Harnessing Collective Strength – Scaling up Green Finance for the Global South Keynote Oxford Sustainable Finance Summit 2023

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1 Introduction

Ladies and gentlemen,

It is a great pleasure to be here at the University of Oxford today. 

Walking down Oxford High Street this morning, I was reminded of a picture by the great English painter William Turner.I am sure you are familiar with the painting. It is entitled High Street, Oxford.

It depicts University College on the left, All Souls College on the right, and Carfax Tower in the distance. On my morning walk, I was startled by how little has changed since the early 19th century, when the painting was first exhibited. The buildings are still in place and they appear very well kept. Yet, at the same time, so much has changed. There are buses, cabs, modern amenities and so forth. It is precisely this sort of progress, which has been fuelling another type of change: Climate change.

2 The costs of climate change

Today, average temperatures are higher than they were 200 years ago. Not only in the UK. Globally, the past decade has been the warmest on record. Our planet is on average over one degree Celsius warmer today than in the days when Turner painted his picture.[1] 

What is more, ocean surface temperatures are at record highs.[2]In the ocean waters surrounding the UK, sea surface temperatures are running as high as 5 degrees Celsius above normal.[3]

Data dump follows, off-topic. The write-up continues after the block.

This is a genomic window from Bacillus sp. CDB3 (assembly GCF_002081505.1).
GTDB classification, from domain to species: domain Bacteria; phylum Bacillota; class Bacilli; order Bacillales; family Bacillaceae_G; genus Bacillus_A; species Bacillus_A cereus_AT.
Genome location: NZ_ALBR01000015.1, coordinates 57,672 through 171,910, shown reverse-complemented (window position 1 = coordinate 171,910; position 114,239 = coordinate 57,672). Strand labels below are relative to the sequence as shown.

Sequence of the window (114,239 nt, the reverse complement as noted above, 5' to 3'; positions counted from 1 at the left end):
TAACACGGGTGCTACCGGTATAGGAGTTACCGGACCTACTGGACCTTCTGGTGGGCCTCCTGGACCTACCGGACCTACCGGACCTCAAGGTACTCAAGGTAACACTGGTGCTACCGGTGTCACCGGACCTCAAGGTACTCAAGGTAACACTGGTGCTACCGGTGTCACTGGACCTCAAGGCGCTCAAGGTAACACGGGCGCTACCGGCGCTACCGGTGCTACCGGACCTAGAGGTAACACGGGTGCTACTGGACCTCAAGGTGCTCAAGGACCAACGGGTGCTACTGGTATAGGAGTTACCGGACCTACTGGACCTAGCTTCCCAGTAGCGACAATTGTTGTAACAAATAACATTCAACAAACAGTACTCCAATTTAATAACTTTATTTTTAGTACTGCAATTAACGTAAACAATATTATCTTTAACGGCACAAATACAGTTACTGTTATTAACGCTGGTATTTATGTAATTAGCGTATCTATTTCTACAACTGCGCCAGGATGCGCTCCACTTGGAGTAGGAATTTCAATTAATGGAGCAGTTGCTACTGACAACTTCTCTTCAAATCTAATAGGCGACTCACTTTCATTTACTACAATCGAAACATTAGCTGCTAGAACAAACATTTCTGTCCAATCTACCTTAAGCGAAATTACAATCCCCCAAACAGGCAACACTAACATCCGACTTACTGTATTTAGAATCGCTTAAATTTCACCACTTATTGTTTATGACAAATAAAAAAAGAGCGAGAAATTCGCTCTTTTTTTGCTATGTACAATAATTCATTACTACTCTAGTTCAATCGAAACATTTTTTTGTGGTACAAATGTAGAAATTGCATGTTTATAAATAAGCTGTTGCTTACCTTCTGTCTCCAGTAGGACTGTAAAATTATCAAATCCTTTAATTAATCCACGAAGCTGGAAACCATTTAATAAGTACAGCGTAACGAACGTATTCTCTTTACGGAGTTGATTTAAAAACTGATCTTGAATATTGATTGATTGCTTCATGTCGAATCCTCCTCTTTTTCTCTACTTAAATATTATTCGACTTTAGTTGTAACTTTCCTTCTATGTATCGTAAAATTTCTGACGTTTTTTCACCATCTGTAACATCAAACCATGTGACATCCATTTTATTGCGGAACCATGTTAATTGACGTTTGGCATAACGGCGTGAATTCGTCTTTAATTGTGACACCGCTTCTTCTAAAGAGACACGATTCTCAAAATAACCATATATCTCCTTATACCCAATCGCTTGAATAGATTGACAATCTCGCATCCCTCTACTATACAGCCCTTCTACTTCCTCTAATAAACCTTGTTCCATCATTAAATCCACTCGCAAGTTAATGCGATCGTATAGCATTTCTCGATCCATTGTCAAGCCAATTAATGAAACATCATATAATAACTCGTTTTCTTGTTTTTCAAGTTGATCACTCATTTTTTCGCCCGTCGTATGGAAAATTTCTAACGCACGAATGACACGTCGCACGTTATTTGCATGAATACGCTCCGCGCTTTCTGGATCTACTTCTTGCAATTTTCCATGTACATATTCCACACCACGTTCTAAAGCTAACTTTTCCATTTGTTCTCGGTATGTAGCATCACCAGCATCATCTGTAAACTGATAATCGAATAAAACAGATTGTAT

The effects of these developments are clearly visible: 

  • More frequent and severe weather events;
  • Degradation of fertile land;
  • Biodiversity loss.

Last year alone, natural disasters resulted in worldwide losses of about USD 270 billion [Munich Re].[4]

 3 Climate financing – unequal distribution

Clearly, climate financing needs to increase significantly – not only for mitigation, but also for adaptation. While mitigation largely refers to greenhouse gas reductions, adaption means things such as resilient infrastructure [e.g. sturdy housing] and heat-resistant food [e.g. crops].

Estimates of the global investment needed to achieve the Paris Agreement’s temperature and adaptation goals range between USD 3 and USD 6 trillion each year – through until 2050.[5] That is a tall order.

Currently, mitigation finance continues to dominate, at more than 90% of total climate finance.[6] By contrast, far less capital goes into adaptation finance, where there is still very little private sector involvement.[7] Especially in the Global South, where the immediate effects of climate change are more acute than around here. 

Don’t get me wrong, focussing on transformation and mitigation is important. Our first priority is to stop global warming. But de-prioritizing adaptation is rather short-sighted. 

The reason being that the climate crisis does not stop at national borders. The failure to adapt to a changing climate can destroy livelihoods; It can lead to famine, geopolitical tensions and migration. De-prioritizing adaptation could hence make the Global North more vulnerable, too. My speech today is about climate financing for mitigation and adaptation. It is also about the power of collaboration and win-win partnerships. 

Take the case of green hydrogen. In simple words:

  • The Global North needs it to meet its climate targets. 
  • Regions in the Global South have the potential to produce it at scale.

If pursued as a partnership of equals, investments in green hydrogen could benefit both sides: By fostering sustainable growth locally and, at the same time, enhancing green energy supply for the Global North.